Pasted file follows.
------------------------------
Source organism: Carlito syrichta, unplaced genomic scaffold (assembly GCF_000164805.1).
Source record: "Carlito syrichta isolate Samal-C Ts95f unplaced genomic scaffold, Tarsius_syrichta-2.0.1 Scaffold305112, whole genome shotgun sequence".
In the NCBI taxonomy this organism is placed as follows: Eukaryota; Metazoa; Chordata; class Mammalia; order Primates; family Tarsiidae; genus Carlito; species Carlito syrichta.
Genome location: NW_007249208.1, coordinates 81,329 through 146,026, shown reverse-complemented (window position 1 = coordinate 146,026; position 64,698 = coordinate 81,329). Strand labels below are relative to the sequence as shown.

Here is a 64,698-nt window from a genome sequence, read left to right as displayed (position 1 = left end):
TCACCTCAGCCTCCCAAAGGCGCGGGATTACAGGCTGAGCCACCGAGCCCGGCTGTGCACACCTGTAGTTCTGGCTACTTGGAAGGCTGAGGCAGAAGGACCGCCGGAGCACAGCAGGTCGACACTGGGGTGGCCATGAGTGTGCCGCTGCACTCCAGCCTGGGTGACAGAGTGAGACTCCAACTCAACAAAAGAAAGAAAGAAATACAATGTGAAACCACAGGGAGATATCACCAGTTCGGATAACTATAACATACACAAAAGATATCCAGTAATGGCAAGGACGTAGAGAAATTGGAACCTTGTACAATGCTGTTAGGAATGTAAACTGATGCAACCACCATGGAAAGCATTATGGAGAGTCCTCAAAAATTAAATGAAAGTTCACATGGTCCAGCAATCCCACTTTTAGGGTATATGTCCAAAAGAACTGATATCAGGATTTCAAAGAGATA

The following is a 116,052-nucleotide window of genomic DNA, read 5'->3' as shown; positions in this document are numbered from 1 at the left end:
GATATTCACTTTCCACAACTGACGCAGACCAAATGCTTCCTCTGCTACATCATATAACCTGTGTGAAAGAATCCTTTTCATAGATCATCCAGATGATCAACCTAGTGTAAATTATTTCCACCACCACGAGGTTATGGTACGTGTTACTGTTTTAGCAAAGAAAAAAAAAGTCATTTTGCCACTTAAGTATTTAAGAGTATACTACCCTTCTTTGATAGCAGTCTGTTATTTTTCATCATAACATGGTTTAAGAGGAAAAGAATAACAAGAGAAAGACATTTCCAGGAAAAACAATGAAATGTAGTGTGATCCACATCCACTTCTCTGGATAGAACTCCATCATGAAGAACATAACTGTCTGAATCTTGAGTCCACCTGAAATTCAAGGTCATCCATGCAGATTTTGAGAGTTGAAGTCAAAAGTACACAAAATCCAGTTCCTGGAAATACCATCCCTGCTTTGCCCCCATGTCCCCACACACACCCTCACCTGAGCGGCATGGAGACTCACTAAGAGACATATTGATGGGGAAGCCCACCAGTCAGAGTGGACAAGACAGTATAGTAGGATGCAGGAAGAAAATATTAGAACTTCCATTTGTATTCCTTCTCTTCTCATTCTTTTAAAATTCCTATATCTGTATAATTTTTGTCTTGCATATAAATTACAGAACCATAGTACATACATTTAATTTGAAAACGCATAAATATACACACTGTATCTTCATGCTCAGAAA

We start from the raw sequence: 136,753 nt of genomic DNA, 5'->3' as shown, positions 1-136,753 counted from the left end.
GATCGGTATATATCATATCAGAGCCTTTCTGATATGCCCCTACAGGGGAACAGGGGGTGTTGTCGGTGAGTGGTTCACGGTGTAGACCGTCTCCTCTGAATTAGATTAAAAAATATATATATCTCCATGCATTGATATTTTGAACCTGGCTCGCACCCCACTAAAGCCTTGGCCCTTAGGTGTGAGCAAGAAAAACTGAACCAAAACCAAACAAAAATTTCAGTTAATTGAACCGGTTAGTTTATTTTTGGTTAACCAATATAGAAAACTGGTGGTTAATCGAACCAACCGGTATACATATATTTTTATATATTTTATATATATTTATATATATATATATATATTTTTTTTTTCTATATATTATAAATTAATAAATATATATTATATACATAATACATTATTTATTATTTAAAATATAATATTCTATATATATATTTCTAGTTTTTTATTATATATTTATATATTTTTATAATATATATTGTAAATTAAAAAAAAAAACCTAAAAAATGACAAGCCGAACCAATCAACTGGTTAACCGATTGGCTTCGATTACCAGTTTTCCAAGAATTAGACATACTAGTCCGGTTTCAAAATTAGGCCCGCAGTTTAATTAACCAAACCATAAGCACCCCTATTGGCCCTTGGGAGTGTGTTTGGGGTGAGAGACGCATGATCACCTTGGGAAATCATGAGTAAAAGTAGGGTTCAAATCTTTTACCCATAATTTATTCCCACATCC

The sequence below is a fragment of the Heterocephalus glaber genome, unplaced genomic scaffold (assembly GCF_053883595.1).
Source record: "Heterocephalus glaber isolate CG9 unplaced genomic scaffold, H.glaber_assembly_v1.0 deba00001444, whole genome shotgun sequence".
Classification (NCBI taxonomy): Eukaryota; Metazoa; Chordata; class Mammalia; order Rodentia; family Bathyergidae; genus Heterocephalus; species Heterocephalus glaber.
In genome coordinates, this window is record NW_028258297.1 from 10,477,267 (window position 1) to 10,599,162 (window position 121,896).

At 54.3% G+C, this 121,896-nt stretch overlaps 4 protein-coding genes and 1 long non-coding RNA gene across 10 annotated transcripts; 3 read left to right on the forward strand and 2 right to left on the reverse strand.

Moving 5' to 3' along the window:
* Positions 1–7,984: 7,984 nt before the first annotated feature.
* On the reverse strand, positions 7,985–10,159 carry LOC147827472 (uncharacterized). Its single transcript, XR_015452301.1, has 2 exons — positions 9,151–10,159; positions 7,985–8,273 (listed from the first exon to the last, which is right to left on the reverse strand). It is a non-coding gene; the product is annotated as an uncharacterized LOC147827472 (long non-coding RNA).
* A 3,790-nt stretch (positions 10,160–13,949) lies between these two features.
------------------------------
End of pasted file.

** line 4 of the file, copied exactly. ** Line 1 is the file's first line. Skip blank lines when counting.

Genome location: NW_007249208.1, coordinates 81,329 through 146,026, shown reverse-complemented (window position 1 = coordinate 146,026; position 64,698 = coordinate 81,329). Strand labels below are relative to the sequence as shown.